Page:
"YOUR MOTHER HAS THE BEST BREASTS OF ALL THE MOTHERS." No other friend could have said this to me without starting a fight. (1.152-154)
At first glance, this passage seems to be a pretty straightforward description of Tabby's appearance – she's got a pretty nice figure, apparently, and is hotter than the other moms around town. Still, there's more beyond the surface here. It tells us about Owen's crush on Johnny's mom, that's for sure, but it also tells us a lot about Owen and Johnny's friendship. Owen can admire Johnny's mom's body without Johnny getting upset – something that no other friend can get away with.
One thing about my mother's "beaus": they were all good-looking. So on that superficial level I was unprepared for Dan Needham, who was tall and gawky, with curly carrot-colored hair, and who wore eyeglasses that were too small for his egg-shaped face—the perfectly round lenses giving him the apprehensive, hunting expression of a large, mutant owl. My grandmother said, after he'd gone, that it must have been the first time in the history of Gravesend Academy that they had hired "someone who looks younger than the students." Furthermore, his clothes didn't fit him; the jacket was too tight—the sleeves too short—and the trousers were so baggy that the crotch flapped nearer his knees than his hips, which were womanly and the only padded parts of his peculiar body. (2.68)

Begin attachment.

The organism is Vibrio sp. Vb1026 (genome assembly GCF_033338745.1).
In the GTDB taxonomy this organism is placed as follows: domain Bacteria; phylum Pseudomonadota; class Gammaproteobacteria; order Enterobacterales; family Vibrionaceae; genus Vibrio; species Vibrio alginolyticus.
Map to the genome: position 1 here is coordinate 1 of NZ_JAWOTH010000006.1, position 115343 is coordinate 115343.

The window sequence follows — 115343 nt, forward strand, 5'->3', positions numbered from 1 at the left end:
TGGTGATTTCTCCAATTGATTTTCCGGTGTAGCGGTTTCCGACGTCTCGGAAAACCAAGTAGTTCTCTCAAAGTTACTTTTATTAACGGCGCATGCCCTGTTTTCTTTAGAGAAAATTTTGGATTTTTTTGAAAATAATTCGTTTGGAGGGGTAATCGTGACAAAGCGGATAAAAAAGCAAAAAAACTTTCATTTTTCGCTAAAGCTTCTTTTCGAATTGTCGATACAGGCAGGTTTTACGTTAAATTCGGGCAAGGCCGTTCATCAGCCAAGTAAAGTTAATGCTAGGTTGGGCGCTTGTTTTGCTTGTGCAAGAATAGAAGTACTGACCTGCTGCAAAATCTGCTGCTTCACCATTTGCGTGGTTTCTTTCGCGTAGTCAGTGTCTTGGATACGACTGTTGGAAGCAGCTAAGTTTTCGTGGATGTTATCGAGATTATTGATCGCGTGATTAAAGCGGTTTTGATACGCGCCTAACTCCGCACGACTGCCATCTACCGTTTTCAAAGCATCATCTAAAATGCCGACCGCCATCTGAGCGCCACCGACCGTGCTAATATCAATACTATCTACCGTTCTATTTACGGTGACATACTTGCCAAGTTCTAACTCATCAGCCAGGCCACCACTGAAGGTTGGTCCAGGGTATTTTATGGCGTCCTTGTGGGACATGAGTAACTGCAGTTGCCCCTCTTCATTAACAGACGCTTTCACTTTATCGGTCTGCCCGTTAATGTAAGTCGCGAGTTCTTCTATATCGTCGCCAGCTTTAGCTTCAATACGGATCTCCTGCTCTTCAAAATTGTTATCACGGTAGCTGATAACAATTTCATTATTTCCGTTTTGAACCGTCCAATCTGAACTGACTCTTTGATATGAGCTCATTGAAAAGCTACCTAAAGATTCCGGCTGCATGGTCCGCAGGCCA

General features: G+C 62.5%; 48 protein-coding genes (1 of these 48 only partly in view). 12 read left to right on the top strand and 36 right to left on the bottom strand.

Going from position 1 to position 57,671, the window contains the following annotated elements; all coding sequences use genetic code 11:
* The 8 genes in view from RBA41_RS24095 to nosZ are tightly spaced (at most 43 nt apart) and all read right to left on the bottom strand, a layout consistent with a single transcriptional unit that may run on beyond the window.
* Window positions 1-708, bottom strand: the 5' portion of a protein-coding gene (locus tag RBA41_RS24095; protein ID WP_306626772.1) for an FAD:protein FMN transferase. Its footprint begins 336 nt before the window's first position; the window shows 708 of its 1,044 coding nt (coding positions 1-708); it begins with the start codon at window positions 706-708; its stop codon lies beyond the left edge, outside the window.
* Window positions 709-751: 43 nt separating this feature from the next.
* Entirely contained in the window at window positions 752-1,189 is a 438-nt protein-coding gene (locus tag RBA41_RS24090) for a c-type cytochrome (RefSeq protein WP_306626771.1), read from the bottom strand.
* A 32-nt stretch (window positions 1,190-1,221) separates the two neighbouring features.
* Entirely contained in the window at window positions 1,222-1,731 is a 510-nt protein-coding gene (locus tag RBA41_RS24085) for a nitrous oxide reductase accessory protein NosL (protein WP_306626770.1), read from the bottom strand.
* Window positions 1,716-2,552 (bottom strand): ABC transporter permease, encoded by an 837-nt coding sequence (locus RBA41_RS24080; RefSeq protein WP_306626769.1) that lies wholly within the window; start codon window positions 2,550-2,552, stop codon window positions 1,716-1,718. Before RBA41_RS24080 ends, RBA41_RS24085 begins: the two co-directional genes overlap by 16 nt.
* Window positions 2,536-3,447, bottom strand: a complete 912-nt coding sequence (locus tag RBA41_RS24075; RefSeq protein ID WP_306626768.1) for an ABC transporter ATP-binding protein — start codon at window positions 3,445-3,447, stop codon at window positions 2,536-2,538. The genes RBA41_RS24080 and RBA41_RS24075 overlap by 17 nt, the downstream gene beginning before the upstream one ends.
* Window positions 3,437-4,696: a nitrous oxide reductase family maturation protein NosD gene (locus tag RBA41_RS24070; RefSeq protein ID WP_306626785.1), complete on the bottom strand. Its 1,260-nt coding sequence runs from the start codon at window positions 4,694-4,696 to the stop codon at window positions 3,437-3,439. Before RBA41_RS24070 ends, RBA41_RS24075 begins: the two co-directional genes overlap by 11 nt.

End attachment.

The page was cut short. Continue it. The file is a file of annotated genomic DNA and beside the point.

We aren't just getting a physical description of Dan here; we're also being shown just one out of many ways that he stands apart from the other men who pursue Tabby. In a way, Dan's unusual looks contribute to a larger sense that he's a pretty special guy. (Also, hurray for nerds!)